I have written a longer article about integration propaganda in modern societies which explains more about what this phenomenon is and isn't. One way to resist integration propaganda is to think for yourself and not worry if your conclusions differ from the norm.
Given that Ellul has made such a close study integration, it seems especially fitting that he would dislike conformity of thought and value the ability to think things through on one's own - even if one comes to conclusions which may seem excentric to the unthinking majority.
1. Of course I am not a victim of propaganda, because I am capable of distinguishing truth from falsehood.
2. I believe nothing my opponent says because everything he says is necessarily untrue. Ellul writes:
“With the help of propaganda one can do almost anything, but certainly not create the behavior of a free man. A man who lives in a democratic society and who is subjected to propaganda is being drained of the democratic content itself - of the style of democratic life, understanding of others, respect for minorities, re-examination of his own opinions, absence of dogmatism. The means employed to spread democratic ideas make the citizen, psychologically, a totalitarian man. The only difference between him and a Nazi is that he is a 'totalitarian man with democratic convictions,' And the citizen can repeat indefinitely 'the sacred formulas of democracy' while acting like a storm trooper."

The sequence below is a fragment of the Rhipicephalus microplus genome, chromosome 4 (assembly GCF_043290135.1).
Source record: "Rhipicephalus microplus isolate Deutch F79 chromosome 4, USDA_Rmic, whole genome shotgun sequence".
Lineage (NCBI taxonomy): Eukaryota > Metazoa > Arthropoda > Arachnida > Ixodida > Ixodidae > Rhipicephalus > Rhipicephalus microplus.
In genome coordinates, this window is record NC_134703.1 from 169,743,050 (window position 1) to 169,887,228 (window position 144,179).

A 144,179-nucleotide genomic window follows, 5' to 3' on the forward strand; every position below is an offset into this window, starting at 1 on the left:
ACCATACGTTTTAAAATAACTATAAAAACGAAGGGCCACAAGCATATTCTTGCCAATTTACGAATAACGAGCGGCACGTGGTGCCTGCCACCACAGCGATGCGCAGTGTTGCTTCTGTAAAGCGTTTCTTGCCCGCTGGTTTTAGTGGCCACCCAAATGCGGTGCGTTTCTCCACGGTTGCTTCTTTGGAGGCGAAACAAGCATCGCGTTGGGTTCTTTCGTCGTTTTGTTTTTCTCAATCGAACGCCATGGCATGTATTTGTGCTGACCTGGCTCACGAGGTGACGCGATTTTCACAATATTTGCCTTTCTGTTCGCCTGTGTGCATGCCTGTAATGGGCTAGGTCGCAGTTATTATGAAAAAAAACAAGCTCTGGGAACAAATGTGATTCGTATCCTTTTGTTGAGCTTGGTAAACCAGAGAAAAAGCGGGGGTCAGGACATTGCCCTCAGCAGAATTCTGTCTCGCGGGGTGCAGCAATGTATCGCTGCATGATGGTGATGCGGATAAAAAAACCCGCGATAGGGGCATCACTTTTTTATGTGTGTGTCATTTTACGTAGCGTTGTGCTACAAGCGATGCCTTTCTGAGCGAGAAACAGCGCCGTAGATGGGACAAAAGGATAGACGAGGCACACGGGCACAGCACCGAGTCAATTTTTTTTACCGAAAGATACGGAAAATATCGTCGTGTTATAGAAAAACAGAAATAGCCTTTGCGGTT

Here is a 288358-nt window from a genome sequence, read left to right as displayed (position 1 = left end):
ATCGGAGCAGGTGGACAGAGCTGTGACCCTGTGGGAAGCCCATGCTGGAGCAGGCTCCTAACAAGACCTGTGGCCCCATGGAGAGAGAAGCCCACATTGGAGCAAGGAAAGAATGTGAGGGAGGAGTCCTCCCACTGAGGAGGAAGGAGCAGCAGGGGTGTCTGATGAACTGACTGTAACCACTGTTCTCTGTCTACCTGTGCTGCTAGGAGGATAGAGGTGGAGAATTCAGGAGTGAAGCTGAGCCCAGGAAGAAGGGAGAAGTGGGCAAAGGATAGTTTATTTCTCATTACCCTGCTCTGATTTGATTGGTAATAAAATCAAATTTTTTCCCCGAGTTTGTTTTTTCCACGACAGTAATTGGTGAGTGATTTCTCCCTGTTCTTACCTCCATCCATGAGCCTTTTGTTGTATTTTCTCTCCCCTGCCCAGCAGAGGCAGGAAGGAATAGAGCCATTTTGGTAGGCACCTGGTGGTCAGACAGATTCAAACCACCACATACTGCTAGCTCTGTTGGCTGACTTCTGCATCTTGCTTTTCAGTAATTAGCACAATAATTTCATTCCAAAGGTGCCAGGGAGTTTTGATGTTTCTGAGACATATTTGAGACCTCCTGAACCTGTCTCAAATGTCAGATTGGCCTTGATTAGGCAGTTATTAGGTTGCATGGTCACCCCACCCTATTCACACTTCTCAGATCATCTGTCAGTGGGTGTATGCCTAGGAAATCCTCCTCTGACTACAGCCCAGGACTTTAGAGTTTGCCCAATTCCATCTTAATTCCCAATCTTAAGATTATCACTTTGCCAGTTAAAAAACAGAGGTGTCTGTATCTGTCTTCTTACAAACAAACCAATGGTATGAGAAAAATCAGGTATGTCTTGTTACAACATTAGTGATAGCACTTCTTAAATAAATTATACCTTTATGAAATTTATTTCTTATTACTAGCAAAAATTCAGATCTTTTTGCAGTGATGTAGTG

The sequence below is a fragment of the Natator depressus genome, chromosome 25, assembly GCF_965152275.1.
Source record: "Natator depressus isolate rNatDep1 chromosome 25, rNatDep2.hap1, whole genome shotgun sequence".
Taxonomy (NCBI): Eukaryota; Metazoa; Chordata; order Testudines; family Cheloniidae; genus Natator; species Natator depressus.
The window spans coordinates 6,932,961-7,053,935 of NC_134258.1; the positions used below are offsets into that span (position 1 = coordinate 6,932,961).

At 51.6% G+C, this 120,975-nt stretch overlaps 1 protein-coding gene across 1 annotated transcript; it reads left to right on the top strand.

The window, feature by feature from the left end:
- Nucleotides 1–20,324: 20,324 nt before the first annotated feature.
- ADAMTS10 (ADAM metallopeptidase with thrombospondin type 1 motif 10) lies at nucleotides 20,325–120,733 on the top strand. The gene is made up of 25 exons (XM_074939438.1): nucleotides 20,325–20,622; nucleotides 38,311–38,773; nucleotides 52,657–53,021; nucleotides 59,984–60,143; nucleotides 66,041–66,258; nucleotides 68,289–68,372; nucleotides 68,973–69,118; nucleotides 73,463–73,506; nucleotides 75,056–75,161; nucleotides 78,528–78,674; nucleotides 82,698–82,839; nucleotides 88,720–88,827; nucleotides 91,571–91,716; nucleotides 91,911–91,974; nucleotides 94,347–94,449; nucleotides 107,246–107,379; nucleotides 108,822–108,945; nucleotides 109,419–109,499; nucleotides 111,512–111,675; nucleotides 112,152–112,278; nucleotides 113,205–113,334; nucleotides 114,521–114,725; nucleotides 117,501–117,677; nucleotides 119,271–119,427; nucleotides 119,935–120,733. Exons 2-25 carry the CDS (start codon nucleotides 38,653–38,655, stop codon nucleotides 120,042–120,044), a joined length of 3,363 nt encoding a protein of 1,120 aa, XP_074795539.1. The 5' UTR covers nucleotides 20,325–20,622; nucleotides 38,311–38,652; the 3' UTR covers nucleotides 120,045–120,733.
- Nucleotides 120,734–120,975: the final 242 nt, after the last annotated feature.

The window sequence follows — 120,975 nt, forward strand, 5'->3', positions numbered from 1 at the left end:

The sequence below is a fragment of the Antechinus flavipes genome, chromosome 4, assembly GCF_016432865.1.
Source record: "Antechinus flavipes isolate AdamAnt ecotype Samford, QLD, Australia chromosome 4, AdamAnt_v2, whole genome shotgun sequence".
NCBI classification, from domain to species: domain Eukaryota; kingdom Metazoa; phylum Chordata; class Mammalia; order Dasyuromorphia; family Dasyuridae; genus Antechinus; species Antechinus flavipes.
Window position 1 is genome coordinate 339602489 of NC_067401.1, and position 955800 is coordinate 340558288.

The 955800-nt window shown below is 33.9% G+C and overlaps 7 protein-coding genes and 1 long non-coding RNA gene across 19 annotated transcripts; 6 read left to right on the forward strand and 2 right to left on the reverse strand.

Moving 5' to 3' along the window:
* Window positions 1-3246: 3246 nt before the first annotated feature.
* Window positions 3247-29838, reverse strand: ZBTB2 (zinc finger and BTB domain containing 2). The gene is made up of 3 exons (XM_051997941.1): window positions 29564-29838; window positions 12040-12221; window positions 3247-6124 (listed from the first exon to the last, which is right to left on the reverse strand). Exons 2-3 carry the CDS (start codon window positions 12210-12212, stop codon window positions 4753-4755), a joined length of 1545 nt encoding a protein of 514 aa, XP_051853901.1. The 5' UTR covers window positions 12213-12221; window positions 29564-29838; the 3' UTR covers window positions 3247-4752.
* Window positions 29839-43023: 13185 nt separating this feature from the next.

Being Reasonable As the Goal of Social Development and Antithesis of Propaganda
Ellul suggests that the best way to respond to the everpresence of this force in modern society is by not contributing to the problem - not responding with a propaganda of your own. Instead, respond with respectful debate, dialog, and cordial conversation.
These things are propaganda's antithesis, and the hallmarks of being a reasonable person - both open minded and not irrational. Ellul upheld the reasonable person (different from a rationalist) as the proper end goal of social and personal development. We become more reasonable by continually expanding our capabilities for self-examination, judgement, and self reliance.
A reasonable person recognizes the limits and uncertainty of sources of information and shows a certain intellectual humility, being ready to cede ground to others in the light of additional facts or better judgements. 
The key to resisting propaganda lies in not being easliy angered and showing proper respect for one's adversaries and for other people generally. It's not that all opinions are of equal value, but we should nevertheless respect differing opinions The end result of total propaganda is a pyschologically totalitarian man in a totalitarian society.
- Ellul, J. 1973. Propaganda. The Formation of Men’s Attitudes. New York: Vintage Books.
- Fortner, r. 2014. Handbook of Mass Media Communication Theory. West Sussex: Wiley. Google Books.